Buffalo Grove cancer patient's story becomes part of Supreme Court confirmation hearing

  • Buffalo Grove resident Jared Ray, far right, and his family.

    Buffalo Grove resident Jared Ray, far right, and his family. Courtesy of U.S. Sen. Dick Durbin

  • Sen. Dick Durbin, D-Ill., speaks during a confirmation hearing for Supreme Court nominee Amy Coney Barrett before the Senate Judiciary Committee, Wednesday, Oct. 14, 2020, on Capitol Hill in Washington. (Michael Reynolds/Pool via AP)

    Sen. Dick Durbin, D-Ill., speaks during a confirmation hearing for Supreme Court nominee Amy Coney Barrett before the Senate Judiciary Committee, Wednesday, Oct. 14, 2020, on Capitol Hill in Washington. (Michael Reynolds/Pool via AP)

 
 
Updated 10/14/2020 7:18 PM

For the second consecutive day, a suburban family has become part of the U.S. Senate confirmation hearings for Supreme Court nominee Judge Amy Coney Barrett.

And once again, Sen. Dick Durbin was the man shining the spotlight, using the story of Buffalo Grove resident Jared Ray to illustrate the importance of the Affordable Care Act -- a law many people believe the Supreme Court soon could strike down.

                                                                                                                                                                                                                       
 

Durbin, a Springfield Democrat and a member of the Senate Judiciary Committee, spoke of how Ray, 20, was able to get treatment for brain cancer through the provisions of the controversial health care program.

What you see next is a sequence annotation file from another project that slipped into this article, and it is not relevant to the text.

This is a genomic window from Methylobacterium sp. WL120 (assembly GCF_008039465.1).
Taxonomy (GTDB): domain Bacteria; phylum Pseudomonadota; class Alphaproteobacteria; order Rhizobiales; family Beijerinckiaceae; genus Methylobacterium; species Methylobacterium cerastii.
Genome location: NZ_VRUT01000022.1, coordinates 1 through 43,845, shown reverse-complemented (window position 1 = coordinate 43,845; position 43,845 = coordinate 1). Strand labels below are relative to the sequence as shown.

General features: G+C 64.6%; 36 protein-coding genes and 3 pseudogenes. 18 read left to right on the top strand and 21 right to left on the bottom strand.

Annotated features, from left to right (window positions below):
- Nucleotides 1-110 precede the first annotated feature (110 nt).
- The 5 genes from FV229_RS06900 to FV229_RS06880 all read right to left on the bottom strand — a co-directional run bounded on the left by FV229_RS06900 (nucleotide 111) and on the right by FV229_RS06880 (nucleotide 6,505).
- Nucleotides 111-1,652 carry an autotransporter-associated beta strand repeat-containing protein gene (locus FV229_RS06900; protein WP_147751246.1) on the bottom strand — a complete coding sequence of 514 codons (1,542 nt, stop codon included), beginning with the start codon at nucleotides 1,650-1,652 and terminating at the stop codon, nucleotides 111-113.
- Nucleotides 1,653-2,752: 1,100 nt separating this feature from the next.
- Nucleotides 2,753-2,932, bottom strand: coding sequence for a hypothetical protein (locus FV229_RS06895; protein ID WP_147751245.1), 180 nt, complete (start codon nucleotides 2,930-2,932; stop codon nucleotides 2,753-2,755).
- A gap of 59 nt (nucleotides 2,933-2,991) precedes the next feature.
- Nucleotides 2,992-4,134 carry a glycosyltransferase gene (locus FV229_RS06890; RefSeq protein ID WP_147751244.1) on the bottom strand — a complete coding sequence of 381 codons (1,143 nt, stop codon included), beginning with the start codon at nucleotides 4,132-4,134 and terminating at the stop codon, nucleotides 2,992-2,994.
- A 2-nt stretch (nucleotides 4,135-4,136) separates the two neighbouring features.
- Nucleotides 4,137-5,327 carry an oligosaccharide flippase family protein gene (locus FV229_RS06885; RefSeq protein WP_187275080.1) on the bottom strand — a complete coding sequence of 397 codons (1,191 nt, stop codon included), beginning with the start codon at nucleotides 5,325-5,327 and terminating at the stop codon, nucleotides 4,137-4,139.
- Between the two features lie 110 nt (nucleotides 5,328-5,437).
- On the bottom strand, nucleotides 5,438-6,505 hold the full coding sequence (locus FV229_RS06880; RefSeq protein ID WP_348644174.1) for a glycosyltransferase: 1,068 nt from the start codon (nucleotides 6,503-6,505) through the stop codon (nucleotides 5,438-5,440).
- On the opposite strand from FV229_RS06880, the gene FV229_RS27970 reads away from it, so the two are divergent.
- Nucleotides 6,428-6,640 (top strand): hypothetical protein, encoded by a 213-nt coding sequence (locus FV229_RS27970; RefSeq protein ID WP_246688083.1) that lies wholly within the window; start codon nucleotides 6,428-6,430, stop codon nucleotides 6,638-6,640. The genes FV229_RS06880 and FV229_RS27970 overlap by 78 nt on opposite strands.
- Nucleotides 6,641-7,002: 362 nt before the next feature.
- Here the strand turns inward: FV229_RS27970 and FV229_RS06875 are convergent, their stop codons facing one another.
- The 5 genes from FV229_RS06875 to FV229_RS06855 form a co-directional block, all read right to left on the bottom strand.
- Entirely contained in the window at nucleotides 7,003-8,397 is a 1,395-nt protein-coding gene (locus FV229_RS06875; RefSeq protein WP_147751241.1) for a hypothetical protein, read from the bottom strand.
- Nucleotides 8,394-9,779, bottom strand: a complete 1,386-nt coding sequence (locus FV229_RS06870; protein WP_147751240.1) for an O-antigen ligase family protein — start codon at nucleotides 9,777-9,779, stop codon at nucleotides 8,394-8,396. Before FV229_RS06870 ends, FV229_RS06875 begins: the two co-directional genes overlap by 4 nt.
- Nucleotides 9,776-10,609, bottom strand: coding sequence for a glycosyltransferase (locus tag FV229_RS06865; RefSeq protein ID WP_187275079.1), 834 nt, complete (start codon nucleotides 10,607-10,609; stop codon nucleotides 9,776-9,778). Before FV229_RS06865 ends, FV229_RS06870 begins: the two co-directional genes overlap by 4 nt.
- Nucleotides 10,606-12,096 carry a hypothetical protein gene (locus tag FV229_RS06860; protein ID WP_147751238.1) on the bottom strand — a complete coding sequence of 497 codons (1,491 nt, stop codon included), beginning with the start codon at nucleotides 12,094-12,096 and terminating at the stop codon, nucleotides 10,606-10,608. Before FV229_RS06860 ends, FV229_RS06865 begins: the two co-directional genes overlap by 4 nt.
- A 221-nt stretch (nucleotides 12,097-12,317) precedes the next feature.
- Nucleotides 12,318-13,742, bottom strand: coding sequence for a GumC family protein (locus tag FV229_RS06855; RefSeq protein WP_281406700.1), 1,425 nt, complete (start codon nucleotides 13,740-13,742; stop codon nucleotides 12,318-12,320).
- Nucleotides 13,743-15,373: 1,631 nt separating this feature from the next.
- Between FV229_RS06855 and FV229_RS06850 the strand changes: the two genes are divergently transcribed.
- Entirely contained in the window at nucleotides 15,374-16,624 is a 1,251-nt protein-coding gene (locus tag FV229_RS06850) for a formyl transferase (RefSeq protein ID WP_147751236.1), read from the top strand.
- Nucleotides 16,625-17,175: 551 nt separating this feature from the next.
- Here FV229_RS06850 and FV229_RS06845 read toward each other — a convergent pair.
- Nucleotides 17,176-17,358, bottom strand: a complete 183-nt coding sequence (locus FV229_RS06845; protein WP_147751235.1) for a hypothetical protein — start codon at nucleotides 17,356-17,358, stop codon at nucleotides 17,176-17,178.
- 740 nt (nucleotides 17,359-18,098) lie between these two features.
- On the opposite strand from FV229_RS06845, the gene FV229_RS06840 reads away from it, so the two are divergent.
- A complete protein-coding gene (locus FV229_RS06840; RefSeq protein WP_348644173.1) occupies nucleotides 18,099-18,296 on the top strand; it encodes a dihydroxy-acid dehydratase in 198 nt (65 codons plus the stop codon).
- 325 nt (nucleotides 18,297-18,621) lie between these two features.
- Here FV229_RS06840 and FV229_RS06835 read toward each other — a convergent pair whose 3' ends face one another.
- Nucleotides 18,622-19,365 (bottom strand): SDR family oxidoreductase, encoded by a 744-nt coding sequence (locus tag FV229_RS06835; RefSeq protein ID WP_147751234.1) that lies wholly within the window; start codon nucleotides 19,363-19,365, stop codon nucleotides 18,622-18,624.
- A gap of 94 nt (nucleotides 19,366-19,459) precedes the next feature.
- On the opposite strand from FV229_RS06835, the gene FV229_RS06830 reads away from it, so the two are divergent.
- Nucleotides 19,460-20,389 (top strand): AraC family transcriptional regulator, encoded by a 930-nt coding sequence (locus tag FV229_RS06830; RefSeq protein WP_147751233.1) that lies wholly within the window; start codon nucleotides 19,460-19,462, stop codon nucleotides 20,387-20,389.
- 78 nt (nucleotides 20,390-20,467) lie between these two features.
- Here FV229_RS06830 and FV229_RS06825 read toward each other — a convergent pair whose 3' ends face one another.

Ray was diagnosed with a brain tumor after experiencing severe headaches earlier this year, Durbin said during the session. Ray underwent surgery and then a six-week radiation treatment. He's now undergoing chemotherapy at Ann & Robert H. Lurie Children's Hospital of Chicago.

The total cost of Ray's medical treatments has exceeded $700,000 so far before insurance payments, Durbin said during Wednesday's session. The Affordable Care Act's elimination of lifetime coverage limits helps patients like Ray, he said. It also allows Ray to remain covered by his mother's employer-based insurance until he's 26, among other benefits, Durbin said.

The problem now, Durbin continued, is that Republicans "are doing everything they can to take away this protection."

"They couldn't repeal the Affordable Care Act in Congress," Durbin told Barrett, who sat quietly as she listened. "Now they've taken it to the Supreme Court."

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Durbin went on to say that Trump has wanted a nominee for the Supreme Court who would help strike down the law.

"It is a cloud over your nomination," Durbin told Barrett. Barrett tried to assure Durbin that she has no "hostility" toward the law.

Ray watched the televised hearing with his parents, Mike and Mary Ray.

"I think we're all still processing what happened this morning," Mary Ray said afterward. "This is a very important issue -- not only for Jared, but millions of Americans."

The Rays' story made it to Durbin through the Lurie Hospital staff.

"We appreciate the opportunity to bring attention and create awareness on this topic," Mary Ray said.

During Tuesday's hearing, Durbin highlighted the medical struggles experienced by Les and Cathy Williams of Naperville and their four sons, who depend on the health insurance and specialized care offered to people with preexisting conditions under the 2010 health care law.

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